Protect Nesting Loons and Loon Chicks
Few birding experiences rival hearing the haunting call of the loon or seeing them glide by in protected coves on a lake. However, for the birds’ protection, the Vermont Fish and Wildlife Department is asking boaters and anglers to enjoy loons from a safe distance this summer.
p“Loons were removed from Vermont’s endangered species list in 2005, but they face continued threats from human disturbance during the breeding season and ingestion of fishing gear,” said Doug Morin, wildlife biologist with Vermont Fish and Wildlife.
“Many areas where loons nest on Vermont’s lakes are surrounded by signs reminding people to give loons the space they need, but not all nesting areas are marked. We’re asking people to enjoy loons from a distance rather than approaching them, whether you are in a boat or on shore.”
Morin also reminds people to avoid lead fishing tackle. Every year Vermont loons die from lead poisoning after swallowing fishing tackle. Lead sinkers weighing one-half ounce or less are prohibited in Vermont, but larger tackle still has the capacity to slough off lead into the environment over time. Morin also recommends anglers to be careful to not attract loons to their bait and lures, and especially to not leave any fishing line behind as it can entangle and kill loons.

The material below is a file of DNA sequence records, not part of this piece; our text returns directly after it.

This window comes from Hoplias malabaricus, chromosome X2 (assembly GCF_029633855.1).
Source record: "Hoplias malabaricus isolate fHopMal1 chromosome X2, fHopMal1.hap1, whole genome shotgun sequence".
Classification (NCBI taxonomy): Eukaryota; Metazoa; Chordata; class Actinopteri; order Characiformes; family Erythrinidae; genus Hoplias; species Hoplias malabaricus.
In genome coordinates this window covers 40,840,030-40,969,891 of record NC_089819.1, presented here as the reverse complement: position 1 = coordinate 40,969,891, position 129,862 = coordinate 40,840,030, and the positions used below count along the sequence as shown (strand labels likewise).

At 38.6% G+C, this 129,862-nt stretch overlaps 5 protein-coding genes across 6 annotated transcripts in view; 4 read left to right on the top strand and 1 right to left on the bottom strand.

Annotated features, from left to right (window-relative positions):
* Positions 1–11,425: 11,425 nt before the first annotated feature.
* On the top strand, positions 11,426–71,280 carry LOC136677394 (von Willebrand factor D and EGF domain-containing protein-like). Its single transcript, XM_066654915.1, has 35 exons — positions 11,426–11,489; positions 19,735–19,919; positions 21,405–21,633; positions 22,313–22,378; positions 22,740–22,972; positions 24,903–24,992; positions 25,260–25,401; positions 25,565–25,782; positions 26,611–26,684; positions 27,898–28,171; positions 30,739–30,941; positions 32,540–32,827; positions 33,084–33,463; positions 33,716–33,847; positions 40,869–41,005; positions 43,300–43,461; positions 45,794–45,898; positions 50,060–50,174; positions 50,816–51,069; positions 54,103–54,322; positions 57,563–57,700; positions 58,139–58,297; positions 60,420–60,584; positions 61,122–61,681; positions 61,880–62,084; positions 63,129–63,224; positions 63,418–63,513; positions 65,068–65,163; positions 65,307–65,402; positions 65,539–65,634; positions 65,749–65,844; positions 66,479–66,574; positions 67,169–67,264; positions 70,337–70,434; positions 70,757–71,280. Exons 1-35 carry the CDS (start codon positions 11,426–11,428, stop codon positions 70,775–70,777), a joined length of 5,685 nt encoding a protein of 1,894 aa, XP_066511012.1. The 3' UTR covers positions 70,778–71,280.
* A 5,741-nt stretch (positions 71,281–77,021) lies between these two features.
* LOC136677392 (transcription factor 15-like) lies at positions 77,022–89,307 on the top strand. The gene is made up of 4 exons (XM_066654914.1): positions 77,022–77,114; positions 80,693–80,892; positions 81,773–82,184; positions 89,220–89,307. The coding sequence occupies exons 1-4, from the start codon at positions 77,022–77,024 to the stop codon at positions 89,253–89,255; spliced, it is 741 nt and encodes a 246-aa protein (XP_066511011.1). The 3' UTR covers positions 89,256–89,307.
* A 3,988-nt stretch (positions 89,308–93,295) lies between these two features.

Eric Hanson oversees the Loon Conservation Project for the Vermont Center for Ecostudies in partnership with the Vermont Fish and Wildlife Department. He and his colleagues monitor Vermont’s loon population and have put out game cameras around loon nests to monitor the behavior of people around them. Hanson says most people are respectful of nesting loons and give them space, but people sometimes inadvertently harm loons without meaning to.
“Loon chicks can be difficult to see, so we ask motorboaters to note where loon families are and to avoid those areas,” said Hanson. “We also ask that motorboaters obey ‘no wake’ laws within 200 feet of shorelines because boat wakes can flood and destroy shoreline loon nests.”
As Vermont’s loon population continues to increase and canoeing and kayaking continues to become more popular, there is greater potential for people to come into conflict with loons. Hanson reminds boaters to avoid pursuing loons in a canoe or kayak, especially loons with young.
“Occasionally a loon will be curious and approach people and if that happens, just enjoy it,” said Hanson. “However, loons that are constantly swimming away from you are stressed and may abandon their young if they feel they are in danger.”
Hanson also urges shoreline property owners to maintain appropriate habitat for loons, including a forested area along shorelines where loons can nest. Having shrubs and trees instead of lawns along shorelines also improves water quality which is essential for healthy lakes and loons.
Volunteers interested in monitoring loons for the Loon Conservation Project should contact Hanson at firstname.lastname@example.org. Volunteers can monitor lakes all summer long with a focus on lakes with loon pairs and nesting.
rVolunteers can also survey one or two lakes on Loonwatch Day, being held on July 16 this year, between 8 and 9 a.m. The goal is to survey all lakes greater than 20 acres at the same time, which provides a population count and checks on small lakes that are surveyed less often during the rest of year.